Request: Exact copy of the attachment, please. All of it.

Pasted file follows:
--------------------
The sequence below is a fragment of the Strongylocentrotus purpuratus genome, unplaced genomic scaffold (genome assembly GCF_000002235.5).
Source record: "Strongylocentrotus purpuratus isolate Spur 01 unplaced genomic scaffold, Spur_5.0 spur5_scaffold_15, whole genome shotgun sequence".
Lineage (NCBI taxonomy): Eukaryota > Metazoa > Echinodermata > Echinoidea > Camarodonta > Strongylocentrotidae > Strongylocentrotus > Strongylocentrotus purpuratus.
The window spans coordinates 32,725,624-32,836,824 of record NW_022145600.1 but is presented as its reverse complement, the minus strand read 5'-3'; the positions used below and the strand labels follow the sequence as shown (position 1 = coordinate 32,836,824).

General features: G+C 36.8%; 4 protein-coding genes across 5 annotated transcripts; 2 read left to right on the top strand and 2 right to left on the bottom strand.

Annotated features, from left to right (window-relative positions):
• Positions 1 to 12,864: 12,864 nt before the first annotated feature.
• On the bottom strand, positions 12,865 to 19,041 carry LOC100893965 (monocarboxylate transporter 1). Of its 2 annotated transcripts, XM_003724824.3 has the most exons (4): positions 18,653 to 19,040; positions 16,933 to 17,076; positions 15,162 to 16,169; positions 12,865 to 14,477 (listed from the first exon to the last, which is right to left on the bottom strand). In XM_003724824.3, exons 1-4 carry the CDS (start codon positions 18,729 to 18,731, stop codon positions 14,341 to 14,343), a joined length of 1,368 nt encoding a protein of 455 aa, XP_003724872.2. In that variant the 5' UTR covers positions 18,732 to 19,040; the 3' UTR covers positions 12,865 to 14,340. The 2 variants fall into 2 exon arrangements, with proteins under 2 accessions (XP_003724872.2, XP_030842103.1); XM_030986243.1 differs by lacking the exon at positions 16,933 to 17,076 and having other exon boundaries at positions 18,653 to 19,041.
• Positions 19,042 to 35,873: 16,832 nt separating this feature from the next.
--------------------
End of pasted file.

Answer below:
The sequence below is a fragment of the Strongylocentrotus purpuratus genome, unplaced genomic scaffold (genome assembly GCF_000002235.5).
Source record: "Strongylocentrotus purpuratus isolate Spur 01 unplaced genomic scaffold, Spur_5.0 spur5_scaffold_15, whole genome shotgun sequence".
Lineage (NCBI taxonomy): Eukaryota > Metazoa > Echinodermata > Echinoidea > Camarodonta > Strongylocentrotidae > Strongylocentrotus > Strongylocentrotus purpuratus.
The window spans coordinates 32,725,624-32,836,824 of record NW_022145600.1 but is presented as its reverse complement, the minus strand read 5'-3'; the positions used below and the strand labels follow the sequence as shown (position 1 = coordinate 32,836,824).

General features: G+C 36.8%; 4 protein-coding genes across 5 annotated transcripts; 2 read left to right on the top strand and 2 right to left on the bottom strand.

Annotated features, from left to right (window-relative positions):
• Positions 1 to 12,864: 12,864 nt before the first annotated feature.
• On the bottom strand, positions 12,865 to 19,041 carry LOC100893965 (monocarboxylate transporter 1). Of its 2 annotated transcripts, XM_003724824.3 has the most exons (4): positions 18,653 to 19,040; positions 16,933 to 17,076; positions 15,162 to 16,169; positions 12,865 to 14,477 (listed from the first exon to the last, which is right to left on the bottom strand). In XM_003724824.3, exons 1-4 carry the CDS (start codon positions 18,729 to 18,731, stop codon positions 14,341 to 14,343), a joined length of 1,368 nt encoding a protein of 455 aa, XP_003724872.2. In that variant the 5' UTR covers positions 18,732 to 19,040; the 3' UTR covers positions 12,865 to 14,340. The 2 variants fall into 2 exon arrangements, with proteins under 2 accessions (XP_003724872.2, XP_030842103.1); XM_030986243.1 differs by lacking the exon at positions 16,933 to 17,076 and having other exon boundaries at positions 18,653 to 19,041.
• Positions 19,042 to 35,873: 16,832 nt separating this feature from the next.